This sixth track warrants its own section. For many the biggest challenge of open source — trying to build a community-first, free and open business. The track supports both start up entrepreneurs and those building the skills for an open source business. It includes dozens of successful open source founders to coach and mentor the next generation of entrepreneurs and business people. Each of five sessions in this track kicks off with a 45-minute panel, followed by 45-minute roundtable discussions hosted by those founders, looking to kick off long-term mentoring relationships and to answer the many questions of the business of open source: 

  • How can you generate revenue when you share your assets open source?
  • How does open source really work?
  • How can you build a healthy community to ensure you have a well-maintained future?
  • How do you hire and scale your business?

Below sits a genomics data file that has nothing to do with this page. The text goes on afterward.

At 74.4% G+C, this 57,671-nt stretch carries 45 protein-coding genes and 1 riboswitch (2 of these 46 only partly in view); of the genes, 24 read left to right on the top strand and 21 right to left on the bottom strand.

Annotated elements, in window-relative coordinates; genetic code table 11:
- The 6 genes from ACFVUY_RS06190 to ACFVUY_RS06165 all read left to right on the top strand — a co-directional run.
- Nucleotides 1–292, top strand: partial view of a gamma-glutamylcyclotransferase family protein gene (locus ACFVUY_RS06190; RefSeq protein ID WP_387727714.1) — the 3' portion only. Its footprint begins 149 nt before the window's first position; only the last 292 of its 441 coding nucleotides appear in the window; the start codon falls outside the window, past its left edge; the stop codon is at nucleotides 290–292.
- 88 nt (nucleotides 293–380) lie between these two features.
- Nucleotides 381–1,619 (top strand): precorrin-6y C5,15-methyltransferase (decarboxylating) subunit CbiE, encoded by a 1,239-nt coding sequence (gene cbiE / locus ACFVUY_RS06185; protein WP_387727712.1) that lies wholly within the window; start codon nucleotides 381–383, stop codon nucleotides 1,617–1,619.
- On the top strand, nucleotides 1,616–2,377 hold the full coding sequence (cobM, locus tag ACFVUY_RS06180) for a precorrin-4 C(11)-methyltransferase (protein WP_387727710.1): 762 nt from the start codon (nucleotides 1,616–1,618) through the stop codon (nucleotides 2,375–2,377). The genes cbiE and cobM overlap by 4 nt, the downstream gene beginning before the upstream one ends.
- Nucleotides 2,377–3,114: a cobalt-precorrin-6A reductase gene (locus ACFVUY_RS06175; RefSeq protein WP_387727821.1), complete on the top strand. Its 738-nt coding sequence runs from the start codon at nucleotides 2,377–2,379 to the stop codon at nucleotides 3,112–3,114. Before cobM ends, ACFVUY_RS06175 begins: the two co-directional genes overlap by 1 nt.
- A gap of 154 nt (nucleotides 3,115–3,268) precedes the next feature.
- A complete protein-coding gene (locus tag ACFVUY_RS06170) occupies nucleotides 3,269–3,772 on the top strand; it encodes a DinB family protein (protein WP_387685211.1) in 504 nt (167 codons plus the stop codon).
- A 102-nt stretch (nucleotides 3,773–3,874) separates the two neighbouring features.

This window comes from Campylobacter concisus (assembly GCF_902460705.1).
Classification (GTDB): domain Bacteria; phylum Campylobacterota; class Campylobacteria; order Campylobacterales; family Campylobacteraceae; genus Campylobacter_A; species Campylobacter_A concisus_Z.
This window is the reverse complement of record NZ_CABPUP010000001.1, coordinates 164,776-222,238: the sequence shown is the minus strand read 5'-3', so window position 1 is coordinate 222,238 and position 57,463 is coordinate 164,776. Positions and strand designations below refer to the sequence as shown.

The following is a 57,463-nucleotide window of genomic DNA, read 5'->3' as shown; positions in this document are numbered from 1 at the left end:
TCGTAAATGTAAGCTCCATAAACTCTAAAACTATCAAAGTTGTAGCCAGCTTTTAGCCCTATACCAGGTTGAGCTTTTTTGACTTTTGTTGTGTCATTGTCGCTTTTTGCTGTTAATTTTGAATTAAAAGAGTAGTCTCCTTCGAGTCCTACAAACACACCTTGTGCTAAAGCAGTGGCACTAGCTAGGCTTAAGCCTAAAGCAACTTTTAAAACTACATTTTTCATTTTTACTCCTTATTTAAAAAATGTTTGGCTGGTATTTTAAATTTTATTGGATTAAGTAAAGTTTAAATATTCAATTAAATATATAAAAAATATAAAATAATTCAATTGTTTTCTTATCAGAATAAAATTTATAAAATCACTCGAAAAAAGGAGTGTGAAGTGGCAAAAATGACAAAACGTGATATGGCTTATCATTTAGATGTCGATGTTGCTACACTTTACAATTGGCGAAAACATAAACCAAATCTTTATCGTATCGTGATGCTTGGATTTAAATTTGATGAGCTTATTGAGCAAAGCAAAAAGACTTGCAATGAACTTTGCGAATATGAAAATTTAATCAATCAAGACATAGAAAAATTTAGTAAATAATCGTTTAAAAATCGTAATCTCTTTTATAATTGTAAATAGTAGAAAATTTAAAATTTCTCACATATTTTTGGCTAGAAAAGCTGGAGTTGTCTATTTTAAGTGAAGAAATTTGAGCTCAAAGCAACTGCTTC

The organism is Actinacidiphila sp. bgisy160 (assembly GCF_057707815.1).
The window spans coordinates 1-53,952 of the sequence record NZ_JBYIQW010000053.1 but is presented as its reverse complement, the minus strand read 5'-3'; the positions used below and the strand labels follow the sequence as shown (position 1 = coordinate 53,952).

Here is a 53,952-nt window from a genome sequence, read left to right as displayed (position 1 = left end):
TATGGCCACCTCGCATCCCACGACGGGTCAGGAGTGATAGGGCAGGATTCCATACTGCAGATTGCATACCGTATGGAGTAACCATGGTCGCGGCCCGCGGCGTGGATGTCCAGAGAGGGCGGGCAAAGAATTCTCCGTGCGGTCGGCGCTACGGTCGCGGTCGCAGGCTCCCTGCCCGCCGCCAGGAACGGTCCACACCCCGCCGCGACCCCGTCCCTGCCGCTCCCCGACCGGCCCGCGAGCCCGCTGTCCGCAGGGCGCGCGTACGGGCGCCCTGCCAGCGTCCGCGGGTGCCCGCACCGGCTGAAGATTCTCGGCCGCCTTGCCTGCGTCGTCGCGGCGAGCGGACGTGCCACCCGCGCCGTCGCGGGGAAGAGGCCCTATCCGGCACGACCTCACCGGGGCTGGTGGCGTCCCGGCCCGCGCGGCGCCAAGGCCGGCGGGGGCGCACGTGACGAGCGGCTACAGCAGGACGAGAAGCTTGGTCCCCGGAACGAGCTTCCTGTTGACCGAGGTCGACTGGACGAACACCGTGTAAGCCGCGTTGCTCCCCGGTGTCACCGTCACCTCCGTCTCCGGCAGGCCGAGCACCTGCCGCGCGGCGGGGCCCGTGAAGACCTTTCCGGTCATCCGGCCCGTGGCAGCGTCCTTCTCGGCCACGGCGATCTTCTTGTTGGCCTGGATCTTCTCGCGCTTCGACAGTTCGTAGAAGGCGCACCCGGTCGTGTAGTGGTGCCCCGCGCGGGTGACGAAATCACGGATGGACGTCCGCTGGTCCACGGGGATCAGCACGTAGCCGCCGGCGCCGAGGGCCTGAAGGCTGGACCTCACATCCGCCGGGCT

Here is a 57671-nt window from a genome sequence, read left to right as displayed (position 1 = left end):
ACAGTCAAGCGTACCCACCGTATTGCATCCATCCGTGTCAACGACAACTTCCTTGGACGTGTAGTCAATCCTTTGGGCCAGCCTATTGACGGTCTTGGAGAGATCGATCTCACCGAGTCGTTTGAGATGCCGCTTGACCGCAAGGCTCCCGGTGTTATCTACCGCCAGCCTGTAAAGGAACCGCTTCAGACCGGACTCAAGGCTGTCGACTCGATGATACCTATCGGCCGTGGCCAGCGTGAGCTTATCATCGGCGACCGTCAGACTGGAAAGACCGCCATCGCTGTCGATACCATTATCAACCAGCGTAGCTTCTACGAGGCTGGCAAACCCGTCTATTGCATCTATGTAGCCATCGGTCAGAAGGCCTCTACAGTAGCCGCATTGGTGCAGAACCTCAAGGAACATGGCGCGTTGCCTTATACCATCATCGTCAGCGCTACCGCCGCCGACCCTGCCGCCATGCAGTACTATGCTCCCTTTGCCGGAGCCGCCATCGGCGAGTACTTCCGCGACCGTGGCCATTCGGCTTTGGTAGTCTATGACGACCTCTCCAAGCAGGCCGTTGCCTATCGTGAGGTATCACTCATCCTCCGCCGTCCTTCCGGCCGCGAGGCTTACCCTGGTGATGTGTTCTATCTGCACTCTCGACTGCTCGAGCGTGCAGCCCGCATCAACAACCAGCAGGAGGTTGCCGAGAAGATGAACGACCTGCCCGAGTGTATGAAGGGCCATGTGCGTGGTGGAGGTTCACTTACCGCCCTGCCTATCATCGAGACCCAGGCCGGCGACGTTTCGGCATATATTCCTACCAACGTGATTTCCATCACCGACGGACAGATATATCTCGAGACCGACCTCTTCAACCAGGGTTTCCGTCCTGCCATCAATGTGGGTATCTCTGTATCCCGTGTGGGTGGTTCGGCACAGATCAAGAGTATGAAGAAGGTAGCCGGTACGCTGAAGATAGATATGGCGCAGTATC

• How do you foster a  community with a purpose and a sense of belonging?

We’re excited that open source startups like yours will gain unprecedented access to founders, contributing to the sustainability of the future of open source.

The Unconference and Delegate Experience – DX

Not everybody wants to spend two eight-hour days sitting in a conference room looking at slides — does anyone actually? We are intentionally creating an event which has as much space to hang out — even in teepees around a fire pit…across from Parliament square — as it does for more traditional learning and networking. 

Our unconference track beats to its own drum — well, your drum, really. Two fully self-organised, participant-driven days of activities and collaboration, that you are invited to drop in and out of. Bring an idea or just vote for someone else’s.